Abstract This Article presents the first empirical study of state conscience laws that establish explicit procedural protections for medical providers who refuse to participate in providing reproductive health services, including abortion, sterilization, contraception, and emergency contraception.
Scholarship and public debate about law’s role in protecting health care providers’ conscience rights typically focus on who should be protected, what actions should be protected, and whether there should be any limitations on the exercise of conscience rights. This study, conducted in accordance with best methodological practices from the social sciences for policy surveillance and legal mapping, is the first to provide concrete data on the vital but unanswered question of how these laws actually operate–that is, the precise procedural mechanisms by which laws protect medical providers who decline to provide services that violate their deeply held conscientious beliefs.
This Article demonstrates that state laws vary dramatically in the types of protections they offer. States may immunize health care providers from a range of potential adverse consequences including civil liability, criminal prosecution, professional discipline, employment discrimination, discrimination in educational opportunities, and denial of public or private funding, among others. Of these, immunity from civil liability, or “civil immunity,” is by far the most common procedural protection. In a majority of states, civil immunity is absolute–providing no exceptions in cases of malpractice, denial of emergency treatment, or even patient death. In practice, these laws eliminate patients’ common law right to recover monetary damages when they suffer physical injury as a result of a health care provider’s conscience-based deviation from the standard of care.
While many scholars have examined the impact of conscience laws on patient access to medical care, there has been no comprehensive analysis of these laws’ impact on patients’ right to a tort law remedy when they are denied care. This Article not only raises awareness of the previously unrecognized breadth of protections established by U.S. conscience law, but also challenges basic assumptions about tort law’s ability to remedy harms suffered by victims of medical malpractice in reproductive health care contexts. These findings create an important opportunity for further policy discussion about the scope of health care conscience laws.
Extract . . . Competence and character are no longer the sole criteria for evaluating a judicial nominee; candidates face a climate which demands they have the “correct” moral opinions on fundamental human rights issues. Those issues include abortion, marriage, and the euphemistically-termed Medical Assistance in Dying (MAiD). . . to disregard the judicial conscience is to compromise the dignity of the judge, the worth of her convictions, the fullness of her humanity. Even more, it undermines the very essence of what distinguishes a democratic society characterized by diversity, inclusion, and freedom.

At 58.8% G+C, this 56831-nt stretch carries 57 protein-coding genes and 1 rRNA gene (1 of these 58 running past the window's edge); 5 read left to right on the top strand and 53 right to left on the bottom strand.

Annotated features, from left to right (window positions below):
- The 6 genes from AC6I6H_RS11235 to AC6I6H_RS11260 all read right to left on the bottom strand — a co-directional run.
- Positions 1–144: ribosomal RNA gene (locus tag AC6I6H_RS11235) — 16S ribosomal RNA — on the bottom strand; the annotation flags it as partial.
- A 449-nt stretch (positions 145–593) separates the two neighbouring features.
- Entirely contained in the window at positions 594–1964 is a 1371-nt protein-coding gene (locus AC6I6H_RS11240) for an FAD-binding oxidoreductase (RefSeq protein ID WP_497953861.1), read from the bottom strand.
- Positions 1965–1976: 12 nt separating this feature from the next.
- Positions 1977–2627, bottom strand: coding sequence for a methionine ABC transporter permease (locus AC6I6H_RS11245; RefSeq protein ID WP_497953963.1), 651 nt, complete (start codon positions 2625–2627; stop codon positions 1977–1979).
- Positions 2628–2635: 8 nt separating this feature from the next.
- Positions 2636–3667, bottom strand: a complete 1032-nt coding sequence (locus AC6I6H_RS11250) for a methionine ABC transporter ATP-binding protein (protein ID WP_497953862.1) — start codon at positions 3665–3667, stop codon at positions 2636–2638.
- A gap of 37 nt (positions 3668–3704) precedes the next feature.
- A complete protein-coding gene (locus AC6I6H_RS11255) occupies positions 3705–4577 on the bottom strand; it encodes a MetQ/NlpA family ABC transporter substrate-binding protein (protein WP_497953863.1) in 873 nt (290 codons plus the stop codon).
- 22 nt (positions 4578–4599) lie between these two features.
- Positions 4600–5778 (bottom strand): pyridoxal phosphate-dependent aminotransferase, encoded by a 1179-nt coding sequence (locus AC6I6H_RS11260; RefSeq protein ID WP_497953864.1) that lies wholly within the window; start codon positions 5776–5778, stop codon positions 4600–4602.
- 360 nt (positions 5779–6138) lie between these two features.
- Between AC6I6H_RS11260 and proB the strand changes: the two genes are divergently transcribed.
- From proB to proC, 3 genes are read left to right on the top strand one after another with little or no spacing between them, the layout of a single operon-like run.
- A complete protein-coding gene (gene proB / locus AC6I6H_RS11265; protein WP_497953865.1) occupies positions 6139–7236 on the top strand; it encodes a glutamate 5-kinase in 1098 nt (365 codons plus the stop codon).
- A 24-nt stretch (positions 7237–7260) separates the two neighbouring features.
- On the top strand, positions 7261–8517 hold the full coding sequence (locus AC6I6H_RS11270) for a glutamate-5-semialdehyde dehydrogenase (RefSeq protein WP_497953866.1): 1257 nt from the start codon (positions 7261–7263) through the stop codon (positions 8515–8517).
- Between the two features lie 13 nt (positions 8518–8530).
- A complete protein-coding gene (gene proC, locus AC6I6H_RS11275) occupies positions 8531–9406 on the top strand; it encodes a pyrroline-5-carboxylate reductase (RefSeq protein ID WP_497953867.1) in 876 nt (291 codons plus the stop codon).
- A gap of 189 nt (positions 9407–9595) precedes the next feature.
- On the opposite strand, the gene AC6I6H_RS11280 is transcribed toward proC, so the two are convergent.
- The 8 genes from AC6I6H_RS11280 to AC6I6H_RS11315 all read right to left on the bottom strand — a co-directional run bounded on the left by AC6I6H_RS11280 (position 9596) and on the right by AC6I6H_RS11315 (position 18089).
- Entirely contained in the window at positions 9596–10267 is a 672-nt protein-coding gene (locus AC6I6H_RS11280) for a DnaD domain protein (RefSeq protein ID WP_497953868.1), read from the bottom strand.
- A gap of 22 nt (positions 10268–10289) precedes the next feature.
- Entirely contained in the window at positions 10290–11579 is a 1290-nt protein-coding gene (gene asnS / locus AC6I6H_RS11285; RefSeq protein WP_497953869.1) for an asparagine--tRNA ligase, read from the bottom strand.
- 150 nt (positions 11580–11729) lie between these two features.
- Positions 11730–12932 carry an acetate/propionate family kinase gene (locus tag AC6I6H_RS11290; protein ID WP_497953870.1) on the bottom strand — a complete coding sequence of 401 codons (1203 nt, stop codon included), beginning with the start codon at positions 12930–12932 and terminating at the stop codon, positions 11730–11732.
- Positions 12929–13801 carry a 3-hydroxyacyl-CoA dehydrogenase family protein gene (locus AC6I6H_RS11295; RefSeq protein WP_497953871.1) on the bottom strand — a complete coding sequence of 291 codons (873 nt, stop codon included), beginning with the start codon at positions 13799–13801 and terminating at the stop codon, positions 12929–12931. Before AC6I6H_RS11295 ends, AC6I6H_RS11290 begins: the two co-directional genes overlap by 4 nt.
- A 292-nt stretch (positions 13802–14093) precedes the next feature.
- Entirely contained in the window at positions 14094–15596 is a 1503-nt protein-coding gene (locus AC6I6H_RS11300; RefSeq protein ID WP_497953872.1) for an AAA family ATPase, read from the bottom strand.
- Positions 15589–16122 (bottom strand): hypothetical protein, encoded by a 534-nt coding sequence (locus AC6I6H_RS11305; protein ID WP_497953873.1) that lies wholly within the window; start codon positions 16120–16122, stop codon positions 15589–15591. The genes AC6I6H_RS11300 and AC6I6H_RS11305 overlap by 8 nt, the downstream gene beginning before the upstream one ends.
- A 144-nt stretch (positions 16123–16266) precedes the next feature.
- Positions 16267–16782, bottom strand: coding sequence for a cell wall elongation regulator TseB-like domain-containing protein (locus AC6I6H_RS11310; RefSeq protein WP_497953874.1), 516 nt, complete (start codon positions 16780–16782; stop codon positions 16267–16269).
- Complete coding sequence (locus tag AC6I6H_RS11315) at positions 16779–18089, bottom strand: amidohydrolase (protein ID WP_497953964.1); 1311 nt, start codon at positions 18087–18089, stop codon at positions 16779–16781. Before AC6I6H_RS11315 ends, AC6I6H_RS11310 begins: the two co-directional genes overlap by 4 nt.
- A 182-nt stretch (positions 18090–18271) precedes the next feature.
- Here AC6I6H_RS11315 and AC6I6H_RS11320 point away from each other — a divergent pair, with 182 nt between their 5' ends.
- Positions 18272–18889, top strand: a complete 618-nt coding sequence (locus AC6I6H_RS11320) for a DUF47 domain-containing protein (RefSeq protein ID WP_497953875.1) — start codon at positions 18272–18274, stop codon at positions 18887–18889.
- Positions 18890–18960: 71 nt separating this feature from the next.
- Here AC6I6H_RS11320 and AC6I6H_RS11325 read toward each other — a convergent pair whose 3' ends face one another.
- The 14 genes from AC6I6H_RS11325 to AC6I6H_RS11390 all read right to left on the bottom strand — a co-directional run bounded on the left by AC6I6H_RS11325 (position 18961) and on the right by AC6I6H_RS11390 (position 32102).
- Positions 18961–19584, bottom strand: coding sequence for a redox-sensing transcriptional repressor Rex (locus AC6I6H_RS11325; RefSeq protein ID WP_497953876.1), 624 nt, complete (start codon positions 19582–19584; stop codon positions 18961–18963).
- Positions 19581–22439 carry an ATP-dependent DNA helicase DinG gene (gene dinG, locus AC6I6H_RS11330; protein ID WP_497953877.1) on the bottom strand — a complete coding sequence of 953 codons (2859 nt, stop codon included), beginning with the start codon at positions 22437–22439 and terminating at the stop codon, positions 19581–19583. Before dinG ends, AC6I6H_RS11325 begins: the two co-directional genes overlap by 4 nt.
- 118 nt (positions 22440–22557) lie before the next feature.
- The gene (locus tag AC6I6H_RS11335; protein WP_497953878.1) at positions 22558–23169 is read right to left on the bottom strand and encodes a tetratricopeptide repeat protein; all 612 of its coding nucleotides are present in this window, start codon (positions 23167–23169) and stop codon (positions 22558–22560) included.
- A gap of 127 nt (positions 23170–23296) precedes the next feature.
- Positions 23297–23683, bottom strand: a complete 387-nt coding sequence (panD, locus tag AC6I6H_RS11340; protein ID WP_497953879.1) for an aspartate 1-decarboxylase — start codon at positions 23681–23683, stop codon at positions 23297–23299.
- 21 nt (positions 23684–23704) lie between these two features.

Abstract Most discussions of conscientious objection in healthcare assume that the objection is universal: a doctor objects to all abortions. I want to investigate selective objections, where a doctor objects to one abortion but not to another, depending on the circumstances. I consider not only objections to abortion, but also objections to the withdrawal of life-saving treatment at the request of a competent patient, which is almost always selective. I explore how the objector might articulate the selective objection, and what impact it might have on the patient, within the conceptual space of relevant statutes and professional guidelines.
Abstract Conscientious objection in healthcare has come under heavy criticism on two grounds recently, particularly regarding abortion provision. First, critics claim conscientious objection involves a refusal to provide a legal and beneficial procedure requested by a patient, denying them access to healthcare. Second, they argue the exercise of conscientious objection is based on unverifiable personal beliefs. These characteristics, it is claimed, disqualify conscientious objection in healthcare. Here, we defend conscientious objection in the context of abortion provision. We show that abortion has a dubitable claim to be medically beneficial, is rarely clinically indicated, and that conscientious objections should be accepted in these circumstances. We also show that reliance on personal beliefs is difficult to avoid if any form of objection is to be permitted, even if it is based on criteria such as the principles and values of the profession or the scope of professional practice.